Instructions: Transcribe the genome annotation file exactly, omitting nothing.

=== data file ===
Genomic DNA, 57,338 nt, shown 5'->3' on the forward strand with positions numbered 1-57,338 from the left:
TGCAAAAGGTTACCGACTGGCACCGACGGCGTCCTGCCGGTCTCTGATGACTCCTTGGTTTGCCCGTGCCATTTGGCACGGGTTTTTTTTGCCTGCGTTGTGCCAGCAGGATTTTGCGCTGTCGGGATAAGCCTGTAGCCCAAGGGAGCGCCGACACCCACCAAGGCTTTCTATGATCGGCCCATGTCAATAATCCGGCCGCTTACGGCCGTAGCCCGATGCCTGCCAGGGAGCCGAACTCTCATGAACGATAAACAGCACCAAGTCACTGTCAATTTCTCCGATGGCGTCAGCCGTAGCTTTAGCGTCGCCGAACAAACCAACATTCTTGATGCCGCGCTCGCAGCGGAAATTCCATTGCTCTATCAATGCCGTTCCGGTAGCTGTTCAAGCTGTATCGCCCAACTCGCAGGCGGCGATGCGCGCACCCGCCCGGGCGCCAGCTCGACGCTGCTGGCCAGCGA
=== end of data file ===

Genomic DNA, 57,338 nt, shown 5'->3' on the forward strand with positions numbered 1-57,338 from the left:
TGCAAAAGGTTACCGACTGGCACCGACGGCGTCCTGCCGGTCTCTGATGACTCCTTGGTTTGCCCGTGCCATTTGGCACGGGTTTTTTTTGCCTGCGTTGTGCCAGCAGGATTTTGCGCTGTCGGGATAAGCCTGTAGCCCAAGGGAGCGCCGACACCCACCAAGGCTTTCTATGATCGGCCCATGTCAATAATCCGGCCGCTTACGGCCGTAGCCCGATGCCTGCCAGGGAGCCGAACTCTCATGAACGATAAACAGCACCAAGTCACTGTCAATTTCTCCGATGGCGTCAGCCGTAGCTTTAGCGTCGCCGAACAAACCAACATTCTTGATGCCGCGCTCGCAGCGGAAATTCCATTGCTCTATCAATGCCGTTCCGGTAGCTGTTCAAGCTGTATCGCCCAACTCGCAGGCGGCGATGCGCGCACCCGCCCGGGCGCCAGCTCGACGCTGCTGGCCAGCGA